Believe it or not: for a short time I was part of a two-person road show. The other half of the show was none other than Joe Lewis, the great sparring and kick boxing champion. We went around for a while giving seminars to the member studios in our franchised chain. Neither one of us were the owners but we did have a “slice of the pie” so our job was to try and upgrade everyone’s knowledge base. I was just about twenty and knew about eighty forms. Lewis was world famous. I taught the forms. He taught the part everyone wanted to see.
People had often dumped on Lewis, saying that he was just a strong guy with a kick and a lightning fast back knuckle. Not true. There was a lot more to Joe than met the eye. He had a diamond hard understanding of fighting strategy. I will never forget a little demonstration at one of our seminars. He had volunteers come up and fight in front of everyone.
After a few matches he stood there the way he did: head down, brow furrowed, watching two not particularly talented purple belts bang it out. Another minute and he stopped the match, walked over to one of the fighters, and talked to him in a low voice for about thirty seconds. Then he started up the match again and Voila!, the fighter Joe had coached a bit totally dominated his opponent, driving him off the mat in disarray, time after time. When it had become so obvious that it was undeniable, Lewis stopped the match again. This time he went to the other fighter, put his arm around him and walked him to the sidelines for a minute. They came back, re-started the match and then THIS fighter completely dominated the first guy. You could see the change of command, but you could not see any special technique, like a flying back kick. Just immediate and total control of the match.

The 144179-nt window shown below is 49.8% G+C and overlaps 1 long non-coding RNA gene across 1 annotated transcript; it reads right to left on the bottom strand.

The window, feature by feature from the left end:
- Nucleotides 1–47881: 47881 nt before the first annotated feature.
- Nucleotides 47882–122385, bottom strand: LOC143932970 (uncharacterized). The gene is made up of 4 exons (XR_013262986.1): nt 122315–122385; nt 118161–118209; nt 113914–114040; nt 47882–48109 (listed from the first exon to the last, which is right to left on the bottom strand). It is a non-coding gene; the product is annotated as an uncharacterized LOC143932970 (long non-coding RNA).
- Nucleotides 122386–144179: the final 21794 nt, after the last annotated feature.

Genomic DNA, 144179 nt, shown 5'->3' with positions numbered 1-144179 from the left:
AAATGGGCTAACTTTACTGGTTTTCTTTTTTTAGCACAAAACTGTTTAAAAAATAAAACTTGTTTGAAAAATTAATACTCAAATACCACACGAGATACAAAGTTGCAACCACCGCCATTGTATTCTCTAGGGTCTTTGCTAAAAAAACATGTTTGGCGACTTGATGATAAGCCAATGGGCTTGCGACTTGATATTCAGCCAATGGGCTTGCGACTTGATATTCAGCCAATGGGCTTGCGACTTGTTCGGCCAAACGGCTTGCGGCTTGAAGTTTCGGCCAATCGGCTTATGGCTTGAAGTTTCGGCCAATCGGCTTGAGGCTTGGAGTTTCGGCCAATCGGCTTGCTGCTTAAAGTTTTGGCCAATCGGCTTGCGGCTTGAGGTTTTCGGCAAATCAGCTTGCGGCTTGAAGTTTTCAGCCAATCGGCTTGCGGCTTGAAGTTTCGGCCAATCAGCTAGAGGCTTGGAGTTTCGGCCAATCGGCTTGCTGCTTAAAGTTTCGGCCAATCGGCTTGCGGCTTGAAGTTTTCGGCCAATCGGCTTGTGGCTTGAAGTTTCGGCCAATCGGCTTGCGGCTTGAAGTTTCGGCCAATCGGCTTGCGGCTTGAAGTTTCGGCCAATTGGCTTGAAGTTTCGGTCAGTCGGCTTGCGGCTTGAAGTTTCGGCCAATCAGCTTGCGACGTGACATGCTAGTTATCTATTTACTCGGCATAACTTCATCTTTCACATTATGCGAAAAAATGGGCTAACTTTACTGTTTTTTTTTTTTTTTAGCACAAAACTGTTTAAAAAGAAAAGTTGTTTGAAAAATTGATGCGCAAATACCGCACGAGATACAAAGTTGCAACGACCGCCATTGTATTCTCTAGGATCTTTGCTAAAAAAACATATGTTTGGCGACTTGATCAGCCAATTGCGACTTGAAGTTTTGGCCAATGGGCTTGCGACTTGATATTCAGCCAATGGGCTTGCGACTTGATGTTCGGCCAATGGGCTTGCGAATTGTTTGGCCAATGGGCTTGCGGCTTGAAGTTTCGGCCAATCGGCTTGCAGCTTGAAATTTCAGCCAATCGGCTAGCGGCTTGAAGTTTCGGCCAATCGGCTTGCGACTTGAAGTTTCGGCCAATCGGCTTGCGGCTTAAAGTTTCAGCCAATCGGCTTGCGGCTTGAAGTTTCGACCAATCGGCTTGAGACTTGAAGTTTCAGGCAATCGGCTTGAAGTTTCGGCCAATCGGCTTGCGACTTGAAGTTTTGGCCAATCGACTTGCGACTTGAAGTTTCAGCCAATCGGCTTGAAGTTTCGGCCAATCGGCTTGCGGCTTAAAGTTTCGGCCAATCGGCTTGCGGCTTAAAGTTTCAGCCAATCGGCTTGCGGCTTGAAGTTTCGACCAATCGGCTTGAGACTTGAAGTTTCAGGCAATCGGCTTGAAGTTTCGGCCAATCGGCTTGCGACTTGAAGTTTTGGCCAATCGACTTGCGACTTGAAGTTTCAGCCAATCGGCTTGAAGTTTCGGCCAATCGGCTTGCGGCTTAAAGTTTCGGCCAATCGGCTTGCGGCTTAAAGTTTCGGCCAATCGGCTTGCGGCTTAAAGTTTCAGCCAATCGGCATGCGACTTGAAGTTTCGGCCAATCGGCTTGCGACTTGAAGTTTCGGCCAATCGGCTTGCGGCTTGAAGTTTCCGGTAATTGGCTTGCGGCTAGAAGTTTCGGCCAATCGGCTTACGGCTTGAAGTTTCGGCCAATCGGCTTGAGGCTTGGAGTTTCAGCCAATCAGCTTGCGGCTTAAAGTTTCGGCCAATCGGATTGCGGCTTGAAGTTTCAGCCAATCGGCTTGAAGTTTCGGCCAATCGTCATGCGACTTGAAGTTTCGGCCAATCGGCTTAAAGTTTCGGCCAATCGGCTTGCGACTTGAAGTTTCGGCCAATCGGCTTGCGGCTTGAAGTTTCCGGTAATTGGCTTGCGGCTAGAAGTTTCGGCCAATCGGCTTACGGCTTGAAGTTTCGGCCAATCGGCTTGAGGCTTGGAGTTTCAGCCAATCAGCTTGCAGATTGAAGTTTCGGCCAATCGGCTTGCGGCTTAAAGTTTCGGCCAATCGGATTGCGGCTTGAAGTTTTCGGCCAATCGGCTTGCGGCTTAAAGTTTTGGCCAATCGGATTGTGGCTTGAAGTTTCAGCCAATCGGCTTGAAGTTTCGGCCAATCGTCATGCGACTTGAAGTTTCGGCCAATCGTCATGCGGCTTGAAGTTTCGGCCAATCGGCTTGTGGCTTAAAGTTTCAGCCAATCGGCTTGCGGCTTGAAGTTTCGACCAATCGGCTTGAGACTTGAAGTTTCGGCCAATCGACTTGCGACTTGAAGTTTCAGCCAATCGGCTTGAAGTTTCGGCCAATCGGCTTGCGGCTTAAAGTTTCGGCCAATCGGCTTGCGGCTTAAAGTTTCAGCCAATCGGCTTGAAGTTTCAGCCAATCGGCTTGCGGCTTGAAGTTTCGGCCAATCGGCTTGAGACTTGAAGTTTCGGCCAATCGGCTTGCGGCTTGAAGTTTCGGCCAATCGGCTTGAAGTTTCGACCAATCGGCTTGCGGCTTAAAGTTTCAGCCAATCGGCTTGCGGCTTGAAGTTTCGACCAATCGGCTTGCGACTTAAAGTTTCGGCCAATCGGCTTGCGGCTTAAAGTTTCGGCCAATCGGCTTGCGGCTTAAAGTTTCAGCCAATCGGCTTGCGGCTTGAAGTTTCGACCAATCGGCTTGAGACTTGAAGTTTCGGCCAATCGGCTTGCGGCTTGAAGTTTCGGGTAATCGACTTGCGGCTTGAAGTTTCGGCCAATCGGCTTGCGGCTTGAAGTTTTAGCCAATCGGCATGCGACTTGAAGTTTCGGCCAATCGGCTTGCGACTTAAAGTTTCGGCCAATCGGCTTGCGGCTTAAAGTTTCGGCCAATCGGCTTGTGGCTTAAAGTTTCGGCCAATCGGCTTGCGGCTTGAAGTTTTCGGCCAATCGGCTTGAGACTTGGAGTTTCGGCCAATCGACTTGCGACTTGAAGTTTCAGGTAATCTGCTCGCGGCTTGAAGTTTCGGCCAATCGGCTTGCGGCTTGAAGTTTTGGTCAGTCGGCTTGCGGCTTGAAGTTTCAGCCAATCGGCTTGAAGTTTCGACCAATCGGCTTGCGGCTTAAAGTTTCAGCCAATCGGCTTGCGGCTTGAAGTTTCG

You are wondering what the secret was. Me too, but I’ve forgotten. I asked Joe that night and he said something like, he told one guy to back knuckle on every move and the other guy to kick at every opportunity. Nothing.
But the point wasn’t what Lewis said, it was what he did not say. Everything but his instruction immediately vanished when the champ told them to do this or that. Everyone had enough faith in a “corner man” like this to ignore precisely what he ignored, and just concentrate on the essential thing.
Stirling Silliphant, well-known TV writer, was a student of Bruce Lee’s. He said that after Bruce passed away something happened to him. While Bruce was alive, Siliphant felt pretty capable sparring even black belts from other styles. He would just keep to what Bruce had taught him and triumph. But something changed when Bruce was no longer in his corner and he could no longer duplicate these results. Once again, you can only imagine what Bruce had instructed him to ignore, much less do.
There’s an old saying in the art game, “It takes two people to paint a picture: one to paint, and one to say, ‘Stop!’” We all need a corner man. We all need someone to say, “Fergit it!” and brush the cobwebs of indecision away. But often we have to be that to ourselves. It helps to have seen one in action or benefited not only from the well-chosen word but from the well-expressed silence.